Integrated Pest Management for Mosquito Reduction around Homes and Neighborhoods

Cover: Integrated Pest Management for Mosquito Reduction around Homes and NeighborhoodsThis 40-page publication describes how homeowners can use an integrated pest management (IPM) program to help decrease pesticide use, reduce the risk of contracting mosquito-borne diseases, and ease the financial burden on local governments responsible for area-wide control. Modern mosquito control emphasizes source reduction to eliminate areas where mosquitoes thrive; surveillance to determine whether pesticide applications are necessary; screening; sanitation; and other techniques described in this document. The methods recommended in this publication are particularly effective in reducing mosquitoes that transmit diseases. Homeowners who take responsibility for identifying and eliminating sources of mosquito production around their homes and neighborhoods will improve health and quality of life for all Florida residents. Written by C. R. Connelly, E. Bolles, D. Culbert, J. DeValerio, M. Donahoe, K. Gabel, R. Jordi, J. McLaughlin, A. S. Neal, S. Scalera, E. Toro, and J. Walter, and published by the UF Department of Entomology and Nematology, September 2014.

Identification and Control of Coral Ardisia (Ardisia crenata): A Potentially Poisonous Plant.

Figure 4. Coral ardisia has bright red berries. It is thought that livestock died after consuming the berries in 2001 and 2007 in Florida.Coral ardisia, also known as coral berry, spice berry, and scratchthroat, was introduced to Florida in the early 1900’s for ornamental purposes. Since then, it has escaped cultivation, and it is found in hardwood hammocks and other moist, natural-wooded areas and grazing lands. Although there is no published literature supporting the theory that coral ardisia is toxic, it is suspected that the berries and/or foliage are poisonous to livestock, pets, and humans. This 3-page fact sheet was written by B. A. Sellers, Sarah Lancaster, K. A. Langeland, J.A. Ferrell, Michael Meisenberg, and J. Walter, and published by the UF Department of Agronomy, November 2013.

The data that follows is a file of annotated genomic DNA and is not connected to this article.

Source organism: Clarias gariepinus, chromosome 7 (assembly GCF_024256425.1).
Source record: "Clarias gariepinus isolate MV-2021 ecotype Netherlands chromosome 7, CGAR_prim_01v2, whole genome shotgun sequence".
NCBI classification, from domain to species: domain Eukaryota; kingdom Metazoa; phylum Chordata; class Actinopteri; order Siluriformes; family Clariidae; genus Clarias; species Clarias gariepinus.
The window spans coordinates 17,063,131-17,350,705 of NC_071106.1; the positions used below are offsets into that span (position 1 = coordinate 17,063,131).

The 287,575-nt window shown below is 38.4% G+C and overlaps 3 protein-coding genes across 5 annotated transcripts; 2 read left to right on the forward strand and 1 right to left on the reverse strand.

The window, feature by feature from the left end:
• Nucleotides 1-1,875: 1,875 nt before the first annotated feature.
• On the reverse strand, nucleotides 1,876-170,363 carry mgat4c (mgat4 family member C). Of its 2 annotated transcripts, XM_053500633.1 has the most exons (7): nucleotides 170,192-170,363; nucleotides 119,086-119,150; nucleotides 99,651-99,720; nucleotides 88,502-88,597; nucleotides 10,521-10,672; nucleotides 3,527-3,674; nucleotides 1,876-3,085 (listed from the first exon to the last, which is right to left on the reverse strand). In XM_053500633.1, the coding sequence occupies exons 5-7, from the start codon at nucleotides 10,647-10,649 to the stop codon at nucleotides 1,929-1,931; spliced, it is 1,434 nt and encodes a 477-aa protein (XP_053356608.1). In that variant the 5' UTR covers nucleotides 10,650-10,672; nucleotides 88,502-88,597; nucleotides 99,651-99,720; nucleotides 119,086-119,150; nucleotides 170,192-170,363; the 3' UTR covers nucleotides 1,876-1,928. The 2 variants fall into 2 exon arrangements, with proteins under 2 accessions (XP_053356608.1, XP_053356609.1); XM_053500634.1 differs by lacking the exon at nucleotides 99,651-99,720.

SL309/SS521 Phosphorus Removal Rates from Sod Production Systems

SL309, a 6-page illustrated report by Maria L. Silveira, Randy Bateman, Joseph Walter, Jerry Sartain, Christa L. Kirby, and Pete Deal, presents the results of a study to evaluate P removal rates in different sod production systems in central and south Florida. Includes references. Published by the UF Department of Soil and Water Sciences, November 2009.